After casting his Technicolor gaze over humankind in the era of Ronald Reagan, Apocalypse thinks Homo Sapiens is an evolutionary write-off. He wants to start from scratch, which means destroying the world we know and replacing it with something better — a world populated by mutant worshippers.

The only thing standing in his way is the X-Men, lead by Professor X and his band of well-intentioned genetic anomalies, including Raven/ Mystique (Jennifer Lawrence), Cyclops (Tye Sheridan), Jean Grey (Sophie Turner) and Magneto (Fassbender).

At this moment in time, everyone is still on the professor’s side, but Apocalypse has a talent for turning mutants to the dark side, and that’s where this movie finds its dramatic backbone.

Even though the movie is top-heavy as a result of all the set pieces, action spectacles, character arcs and back story infill, it still functions as a film unto itself because Singer never loses sight of the emotional stakes.

In the end, the whole X-Men franchise has been about love — the love Magneto had for his family, the love Professor X had for Moira McTaggert (Rose Byrne), and the brotherly love between Charles (McAvoy) and Erik (Fassbender).

Apocalypse challenges the love concept with the promise of power and control, and for the mutants struggling to contain and understand their own gifts, the idea of personal empowerment is hugely seductive. Moreover, it fits the emotional profile of the youthful characters, searching for their true identity, overwhelmed by hormones and a desire to belong.

Singer has always been able to nail the emotional milestones better than his comic-book peers, and he seems to be having a good time calling the shots on this Montreal-shot blockbuster, which means the movie doesn’t labour over the convoluted plot.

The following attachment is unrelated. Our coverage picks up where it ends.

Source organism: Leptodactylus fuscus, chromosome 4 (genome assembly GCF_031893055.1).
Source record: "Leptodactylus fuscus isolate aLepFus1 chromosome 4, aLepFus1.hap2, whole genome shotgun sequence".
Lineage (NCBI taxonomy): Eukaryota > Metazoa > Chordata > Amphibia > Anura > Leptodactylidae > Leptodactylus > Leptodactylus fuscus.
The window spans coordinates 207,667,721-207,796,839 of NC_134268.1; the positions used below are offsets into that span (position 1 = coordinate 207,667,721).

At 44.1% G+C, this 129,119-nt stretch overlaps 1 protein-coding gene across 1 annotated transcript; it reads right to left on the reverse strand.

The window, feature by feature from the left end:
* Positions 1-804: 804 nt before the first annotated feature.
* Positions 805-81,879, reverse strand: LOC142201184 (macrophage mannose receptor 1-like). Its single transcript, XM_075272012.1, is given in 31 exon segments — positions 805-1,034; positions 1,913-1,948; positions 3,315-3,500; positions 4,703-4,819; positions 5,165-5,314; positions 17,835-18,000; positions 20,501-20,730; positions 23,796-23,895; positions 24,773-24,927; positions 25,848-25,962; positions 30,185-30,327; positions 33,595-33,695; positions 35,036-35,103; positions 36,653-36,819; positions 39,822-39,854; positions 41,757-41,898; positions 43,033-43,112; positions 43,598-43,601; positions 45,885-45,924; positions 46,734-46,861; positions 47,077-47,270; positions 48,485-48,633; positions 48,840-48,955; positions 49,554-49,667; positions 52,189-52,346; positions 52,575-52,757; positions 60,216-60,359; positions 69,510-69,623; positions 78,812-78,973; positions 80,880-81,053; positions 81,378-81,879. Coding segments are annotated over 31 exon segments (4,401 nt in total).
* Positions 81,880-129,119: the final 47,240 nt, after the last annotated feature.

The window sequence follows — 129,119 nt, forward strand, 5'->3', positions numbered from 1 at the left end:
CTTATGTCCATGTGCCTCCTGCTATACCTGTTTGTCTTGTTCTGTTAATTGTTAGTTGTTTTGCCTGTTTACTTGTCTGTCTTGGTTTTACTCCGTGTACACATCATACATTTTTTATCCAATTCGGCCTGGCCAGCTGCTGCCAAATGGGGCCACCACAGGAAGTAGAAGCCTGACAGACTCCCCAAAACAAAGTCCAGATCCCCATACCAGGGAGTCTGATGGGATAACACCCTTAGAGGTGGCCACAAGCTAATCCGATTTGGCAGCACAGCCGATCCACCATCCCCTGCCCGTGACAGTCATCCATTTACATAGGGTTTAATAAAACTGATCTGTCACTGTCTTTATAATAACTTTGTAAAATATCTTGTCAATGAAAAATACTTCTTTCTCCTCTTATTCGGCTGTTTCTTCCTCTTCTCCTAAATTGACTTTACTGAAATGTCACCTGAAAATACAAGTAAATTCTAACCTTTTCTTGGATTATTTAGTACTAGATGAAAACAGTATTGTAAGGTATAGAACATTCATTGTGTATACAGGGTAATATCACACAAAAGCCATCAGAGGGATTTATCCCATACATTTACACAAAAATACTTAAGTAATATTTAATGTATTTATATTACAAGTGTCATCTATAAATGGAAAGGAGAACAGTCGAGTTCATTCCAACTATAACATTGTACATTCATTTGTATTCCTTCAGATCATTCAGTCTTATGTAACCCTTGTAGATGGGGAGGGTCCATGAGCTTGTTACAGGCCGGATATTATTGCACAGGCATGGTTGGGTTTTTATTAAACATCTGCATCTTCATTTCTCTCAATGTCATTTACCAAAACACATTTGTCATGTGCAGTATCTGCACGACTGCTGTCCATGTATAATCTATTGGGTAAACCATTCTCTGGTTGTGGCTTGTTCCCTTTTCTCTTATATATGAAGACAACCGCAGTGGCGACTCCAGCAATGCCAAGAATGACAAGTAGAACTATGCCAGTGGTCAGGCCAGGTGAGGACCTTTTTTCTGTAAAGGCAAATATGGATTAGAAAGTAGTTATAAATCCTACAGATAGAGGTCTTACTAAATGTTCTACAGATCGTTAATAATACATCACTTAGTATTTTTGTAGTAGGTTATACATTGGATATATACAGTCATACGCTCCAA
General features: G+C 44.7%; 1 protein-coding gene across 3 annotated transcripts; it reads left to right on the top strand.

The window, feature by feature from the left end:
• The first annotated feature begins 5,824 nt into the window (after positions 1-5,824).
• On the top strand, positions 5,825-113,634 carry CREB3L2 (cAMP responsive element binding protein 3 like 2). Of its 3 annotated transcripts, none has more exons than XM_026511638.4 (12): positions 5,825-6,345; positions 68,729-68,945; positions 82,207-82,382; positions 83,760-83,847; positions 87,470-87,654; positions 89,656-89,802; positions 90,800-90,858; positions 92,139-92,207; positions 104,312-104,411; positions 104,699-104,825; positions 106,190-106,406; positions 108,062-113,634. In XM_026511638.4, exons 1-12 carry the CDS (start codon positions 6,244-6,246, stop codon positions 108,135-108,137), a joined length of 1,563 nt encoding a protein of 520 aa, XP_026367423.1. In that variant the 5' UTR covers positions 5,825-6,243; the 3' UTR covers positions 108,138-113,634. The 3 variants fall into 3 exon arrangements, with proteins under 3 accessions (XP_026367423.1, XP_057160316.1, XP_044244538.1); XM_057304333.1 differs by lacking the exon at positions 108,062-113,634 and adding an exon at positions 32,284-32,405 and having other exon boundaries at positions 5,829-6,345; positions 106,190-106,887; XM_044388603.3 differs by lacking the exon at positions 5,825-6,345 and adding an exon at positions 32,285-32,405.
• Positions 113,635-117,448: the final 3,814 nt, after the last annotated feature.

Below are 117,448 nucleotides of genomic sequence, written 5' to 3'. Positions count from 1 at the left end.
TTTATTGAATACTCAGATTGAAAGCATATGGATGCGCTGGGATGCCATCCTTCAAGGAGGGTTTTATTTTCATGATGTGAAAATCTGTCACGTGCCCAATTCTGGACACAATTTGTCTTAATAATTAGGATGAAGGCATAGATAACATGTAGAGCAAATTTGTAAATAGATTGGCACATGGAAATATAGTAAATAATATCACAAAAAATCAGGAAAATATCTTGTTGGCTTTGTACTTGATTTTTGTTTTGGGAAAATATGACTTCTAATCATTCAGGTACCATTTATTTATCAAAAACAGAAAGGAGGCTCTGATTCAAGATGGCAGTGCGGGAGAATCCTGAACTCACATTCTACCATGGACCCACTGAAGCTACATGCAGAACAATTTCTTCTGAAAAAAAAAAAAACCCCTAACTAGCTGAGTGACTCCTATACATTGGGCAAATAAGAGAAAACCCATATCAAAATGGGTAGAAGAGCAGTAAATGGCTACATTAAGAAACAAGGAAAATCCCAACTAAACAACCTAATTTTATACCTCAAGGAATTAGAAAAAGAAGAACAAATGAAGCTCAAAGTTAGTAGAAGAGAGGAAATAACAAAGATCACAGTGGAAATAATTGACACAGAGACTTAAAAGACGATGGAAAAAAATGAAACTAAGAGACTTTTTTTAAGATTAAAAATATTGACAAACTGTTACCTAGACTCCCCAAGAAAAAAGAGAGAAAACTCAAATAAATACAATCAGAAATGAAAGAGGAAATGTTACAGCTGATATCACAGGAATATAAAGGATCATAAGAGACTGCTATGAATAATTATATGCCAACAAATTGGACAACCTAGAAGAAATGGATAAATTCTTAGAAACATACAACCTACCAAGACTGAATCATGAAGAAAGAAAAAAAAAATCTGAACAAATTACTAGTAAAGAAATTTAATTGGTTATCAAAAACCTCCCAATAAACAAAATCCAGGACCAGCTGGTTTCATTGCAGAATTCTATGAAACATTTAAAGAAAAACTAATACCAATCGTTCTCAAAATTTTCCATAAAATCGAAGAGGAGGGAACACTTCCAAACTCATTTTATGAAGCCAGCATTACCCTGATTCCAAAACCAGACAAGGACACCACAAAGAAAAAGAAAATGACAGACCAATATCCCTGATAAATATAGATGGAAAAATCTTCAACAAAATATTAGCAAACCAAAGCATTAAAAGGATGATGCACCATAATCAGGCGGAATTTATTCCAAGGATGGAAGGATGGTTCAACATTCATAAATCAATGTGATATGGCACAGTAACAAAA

Singer lets the actors’ faces tell the story, which is far more entertaining than forcing us to listen to long swaths of dialogue explaining doomsday physics.

To be honest, there are many parts of this story that are not immediately clear, but if it means I get to watch Jennifer Lawrence play a mutant in blue body paint, or Game of Thrones’s Sophie Turner take on the role of the self-loathing Jean Grey — articulating all the insecurity and body consciousness of a pubescent — I’m all in.

X-Men: Apocalypse probably means the end of the line for most of the A-listers, given the contracts for McAvoy, Fassbender and Lawrence expire with this outing, but being the benevolent patriarch, Singer leaves a legacy of good will as he sets up the next 20 years of plot with another ace cast lead by next-gen stars such as Turner and Sheridan.

So don’t be sad. X-Men: Apocalypse may kiss some old faces goodbye, but it may mark the beginning of a whole new friendship.


THE EX-PRESS, May 27, 2016


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Bryan Singer gently lets go of the franchise he brought to the big screen as he hands the reins over to the next generation in this '80s-set showdown that pits the seminal mutant, Apocalypse (Oscar Isaac), against the world. Despite the surplus of spectacle, Singer ensures there's enough character-driven drama to keep us engaged to the very end.